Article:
Patience Haggin at Wall Street Journal: “Concerns over collection and storage of reproductive health data is the latest challenge for the location-data industry, which over the past few years has faced scrutiny from lawmakers and regulators. Data-privacy laws in California and other states in recent years have placed new restrictions on the companies, such as requiring companies to give consumers the right to opt out of having their data sold.
The Federal Trade Commission last month said it would strictly enforce laws governing the collection, use and sharing of sensitive consumer data. “The misuse of mobile location and health information— including reproductive health data—exposes consumers to significant harm,” wrote Kristin Cohen, acting associate director for the commission’s division of privacy and identity protection.
Without clear regulations for the location-data industry’s data on abortion clinics, individual companies are determining how to respond to the implications of the Supreme Court ruling.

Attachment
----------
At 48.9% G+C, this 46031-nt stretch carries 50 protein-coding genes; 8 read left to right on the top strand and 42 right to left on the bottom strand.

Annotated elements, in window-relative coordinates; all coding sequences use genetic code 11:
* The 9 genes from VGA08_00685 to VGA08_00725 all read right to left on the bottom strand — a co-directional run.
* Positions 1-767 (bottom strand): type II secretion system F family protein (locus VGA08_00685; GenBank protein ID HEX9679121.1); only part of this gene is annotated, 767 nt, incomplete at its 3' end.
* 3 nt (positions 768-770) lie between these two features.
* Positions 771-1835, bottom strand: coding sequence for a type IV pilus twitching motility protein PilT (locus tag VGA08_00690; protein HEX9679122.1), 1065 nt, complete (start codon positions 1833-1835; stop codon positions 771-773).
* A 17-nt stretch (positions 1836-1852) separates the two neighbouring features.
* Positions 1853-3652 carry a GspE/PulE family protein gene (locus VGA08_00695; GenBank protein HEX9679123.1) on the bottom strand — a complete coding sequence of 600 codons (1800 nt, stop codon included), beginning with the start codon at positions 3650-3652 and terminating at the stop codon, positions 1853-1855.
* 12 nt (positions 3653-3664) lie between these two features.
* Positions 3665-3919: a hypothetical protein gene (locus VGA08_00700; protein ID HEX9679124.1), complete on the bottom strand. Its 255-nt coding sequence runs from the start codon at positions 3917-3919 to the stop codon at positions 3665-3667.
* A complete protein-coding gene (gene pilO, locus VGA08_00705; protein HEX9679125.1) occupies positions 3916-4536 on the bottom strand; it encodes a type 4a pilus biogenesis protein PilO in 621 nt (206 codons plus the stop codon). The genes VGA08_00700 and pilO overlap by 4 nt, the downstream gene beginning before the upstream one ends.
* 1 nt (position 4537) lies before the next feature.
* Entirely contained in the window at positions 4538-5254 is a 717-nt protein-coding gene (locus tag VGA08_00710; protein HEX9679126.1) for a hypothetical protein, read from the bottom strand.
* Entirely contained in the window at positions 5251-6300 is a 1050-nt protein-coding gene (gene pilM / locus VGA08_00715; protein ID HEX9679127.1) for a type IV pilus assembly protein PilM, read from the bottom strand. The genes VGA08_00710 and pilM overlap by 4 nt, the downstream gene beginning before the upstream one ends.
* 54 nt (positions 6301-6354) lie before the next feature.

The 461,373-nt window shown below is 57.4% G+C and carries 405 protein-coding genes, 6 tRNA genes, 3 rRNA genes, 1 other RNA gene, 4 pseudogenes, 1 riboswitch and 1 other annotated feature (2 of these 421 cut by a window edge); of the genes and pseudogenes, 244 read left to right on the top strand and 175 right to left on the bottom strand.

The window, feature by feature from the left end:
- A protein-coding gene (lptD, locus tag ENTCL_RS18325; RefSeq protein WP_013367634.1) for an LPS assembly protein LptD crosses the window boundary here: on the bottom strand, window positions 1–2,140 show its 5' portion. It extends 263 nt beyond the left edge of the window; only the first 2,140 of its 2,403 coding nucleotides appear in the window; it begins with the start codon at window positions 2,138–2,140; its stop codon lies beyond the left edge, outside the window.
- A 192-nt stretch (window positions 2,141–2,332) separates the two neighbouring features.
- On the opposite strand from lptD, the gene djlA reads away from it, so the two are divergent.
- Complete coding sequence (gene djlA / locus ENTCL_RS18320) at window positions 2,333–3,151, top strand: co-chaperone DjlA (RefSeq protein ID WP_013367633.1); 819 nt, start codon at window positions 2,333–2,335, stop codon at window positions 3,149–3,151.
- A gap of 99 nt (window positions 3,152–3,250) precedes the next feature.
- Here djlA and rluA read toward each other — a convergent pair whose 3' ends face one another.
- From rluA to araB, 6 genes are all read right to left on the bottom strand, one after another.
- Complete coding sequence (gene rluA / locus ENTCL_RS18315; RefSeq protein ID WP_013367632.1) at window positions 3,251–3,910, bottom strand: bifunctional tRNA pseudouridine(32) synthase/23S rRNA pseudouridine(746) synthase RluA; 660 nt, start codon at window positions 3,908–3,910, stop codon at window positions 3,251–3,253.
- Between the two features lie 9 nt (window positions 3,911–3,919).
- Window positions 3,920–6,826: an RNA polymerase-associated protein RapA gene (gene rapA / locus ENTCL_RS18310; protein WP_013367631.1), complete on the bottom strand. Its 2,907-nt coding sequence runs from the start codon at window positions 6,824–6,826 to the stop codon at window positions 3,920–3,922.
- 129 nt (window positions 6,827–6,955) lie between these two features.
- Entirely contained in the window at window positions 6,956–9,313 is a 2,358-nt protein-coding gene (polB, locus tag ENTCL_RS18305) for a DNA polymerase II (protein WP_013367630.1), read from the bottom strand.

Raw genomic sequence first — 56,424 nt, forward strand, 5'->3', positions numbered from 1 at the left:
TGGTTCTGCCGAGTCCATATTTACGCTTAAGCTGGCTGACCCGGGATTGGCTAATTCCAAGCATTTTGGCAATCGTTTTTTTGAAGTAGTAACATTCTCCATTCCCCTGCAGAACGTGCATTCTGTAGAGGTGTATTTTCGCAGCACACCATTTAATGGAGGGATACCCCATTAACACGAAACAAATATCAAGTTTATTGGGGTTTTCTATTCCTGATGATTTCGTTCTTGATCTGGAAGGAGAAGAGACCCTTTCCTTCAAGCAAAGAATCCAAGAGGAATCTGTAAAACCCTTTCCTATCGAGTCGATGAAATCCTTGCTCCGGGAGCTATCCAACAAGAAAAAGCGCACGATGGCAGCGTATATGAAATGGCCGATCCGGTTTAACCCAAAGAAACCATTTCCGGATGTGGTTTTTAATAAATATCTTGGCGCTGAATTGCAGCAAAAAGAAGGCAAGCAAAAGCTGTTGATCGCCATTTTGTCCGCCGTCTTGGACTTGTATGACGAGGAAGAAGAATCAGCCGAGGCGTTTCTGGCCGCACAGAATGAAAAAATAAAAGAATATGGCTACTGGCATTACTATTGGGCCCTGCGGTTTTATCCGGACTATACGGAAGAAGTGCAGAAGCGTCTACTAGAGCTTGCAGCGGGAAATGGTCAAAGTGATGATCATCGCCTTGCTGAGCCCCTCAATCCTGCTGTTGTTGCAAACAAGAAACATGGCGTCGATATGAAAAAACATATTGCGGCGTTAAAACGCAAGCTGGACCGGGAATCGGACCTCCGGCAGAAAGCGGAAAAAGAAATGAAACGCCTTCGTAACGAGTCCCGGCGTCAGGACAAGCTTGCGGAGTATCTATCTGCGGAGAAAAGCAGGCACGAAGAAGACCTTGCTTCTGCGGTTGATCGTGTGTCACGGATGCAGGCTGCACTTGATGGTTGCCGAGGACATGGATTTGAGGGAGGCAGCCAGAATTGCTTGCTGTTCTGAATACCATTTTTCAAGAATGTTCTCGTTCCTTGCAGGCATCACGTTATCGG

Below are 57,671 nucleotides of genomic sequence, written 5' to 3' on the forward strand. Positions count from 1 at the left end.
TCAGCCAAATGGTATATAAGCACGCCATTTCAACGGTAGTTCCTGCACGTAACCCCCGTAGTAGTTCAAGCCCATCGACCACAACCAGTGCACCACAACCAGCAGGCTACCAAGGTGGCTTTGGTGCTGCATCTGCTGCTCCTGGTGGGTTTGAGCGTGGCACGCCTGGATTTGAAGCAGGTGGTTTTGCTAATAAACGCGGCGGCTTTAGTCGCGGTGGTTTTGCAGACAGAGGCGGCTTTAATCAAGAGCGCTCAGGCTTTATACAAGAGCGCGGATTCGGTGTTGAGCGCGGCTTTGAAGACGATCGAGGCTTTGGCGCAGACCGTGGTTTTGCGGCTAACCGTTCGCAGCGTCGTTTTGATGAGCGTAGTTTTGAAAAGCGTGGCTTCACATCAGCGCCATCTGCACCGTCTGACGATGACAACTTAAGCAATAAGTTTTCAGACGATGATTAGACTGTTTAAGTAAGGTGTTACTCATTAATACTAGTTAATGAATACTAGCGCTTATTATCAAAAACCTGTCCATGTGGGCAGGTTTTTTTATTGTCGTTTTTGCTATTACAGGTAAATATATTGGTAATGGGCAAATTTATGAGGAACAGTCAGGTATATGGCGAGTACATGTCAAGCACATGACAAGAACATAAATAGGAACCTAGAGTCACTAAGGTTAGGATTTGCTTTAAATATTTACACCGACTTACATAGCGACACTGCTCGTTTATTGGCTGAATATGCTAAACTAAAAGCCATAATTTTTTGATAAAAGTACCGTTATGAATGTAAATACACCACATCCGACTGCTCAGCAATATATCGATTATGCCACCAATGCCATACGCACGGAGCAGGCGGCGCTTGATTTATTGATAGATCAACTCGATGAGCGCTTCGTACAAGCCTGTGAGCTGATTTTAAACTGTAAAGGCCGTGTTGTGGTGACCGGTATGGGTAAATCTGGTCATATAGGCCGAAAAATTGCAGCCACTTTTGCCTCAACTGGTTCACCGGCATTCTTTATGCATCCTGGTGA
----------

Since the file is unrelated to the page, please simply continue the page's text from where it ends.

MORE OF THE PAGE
Apple Inc. says it minimizes collection of personal data and that most location data is stored in ways the company can’t access. It has no way to access Health and Maps app data for people using updated operating systems, and can’t provide such data in response to government requests, the company says.
The vast location-data ecosystem includes many other lesser-known companies that are taking a different approach. A trade group for some of those firms, Network Advertising Initiative, announced a new set of voluntary standards for member companies in June, two days before the Dobbs ruling came out.
Participating companies, including Foursquare Labs Inc., Cuebiq Inc. and Precisely Inc.’s PlaceIQ, agreed not to use, sell or share precise location data about visits to sensitive locations—including abortion clinics—except to comply with a legal obligation…(More)”